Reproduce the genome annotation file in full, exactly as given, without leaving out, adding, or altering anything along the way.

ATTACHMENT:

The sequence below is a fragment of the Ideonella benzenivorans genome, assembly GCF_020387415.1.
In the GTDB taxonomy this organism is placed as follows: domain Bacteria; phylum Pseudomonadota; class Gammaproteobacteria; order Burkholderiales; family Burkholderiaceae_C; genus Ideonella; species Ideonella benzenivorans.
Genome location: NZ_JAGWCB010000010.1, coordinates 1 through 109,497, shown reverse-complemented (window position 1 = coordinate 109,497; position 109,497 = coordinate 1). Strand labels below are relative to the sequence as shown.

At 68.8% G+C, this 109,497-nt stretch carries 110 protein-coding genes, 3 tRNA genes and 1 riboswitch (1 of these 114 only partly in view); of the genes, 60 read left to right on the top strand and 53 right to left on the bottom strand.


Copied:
The sequence below is a fragment of the Ideonella benzenivorans genome, assembly GCF_020387415.1.
In the GTDB taxonomy this organism is placed as follows: domain Bacteria; phylum Pseudomonadota; class Gammaproteobacteria; order Burkholderiales; family Burkholderiaceae_C; genus Ideonella; species Ideonella benzenivorans.
Genome location: NZ_JAGWCB010000010.1, coordinates 1 through 109,497, shown reverse-complemented (window position 1 = coordinate 109,497; position 109,497 = coordinate 1). Strand labels below are relative to the sequence as shown.

At 68.8% G+C, this 109,497-nt stretch carries 110 protein-coding genes, 3 tRNA genes and 1 riboswitch (1 of these 114 only partly in view); of the genes, 60 read left to right on the top strand and 53 right to left on the bottom strand.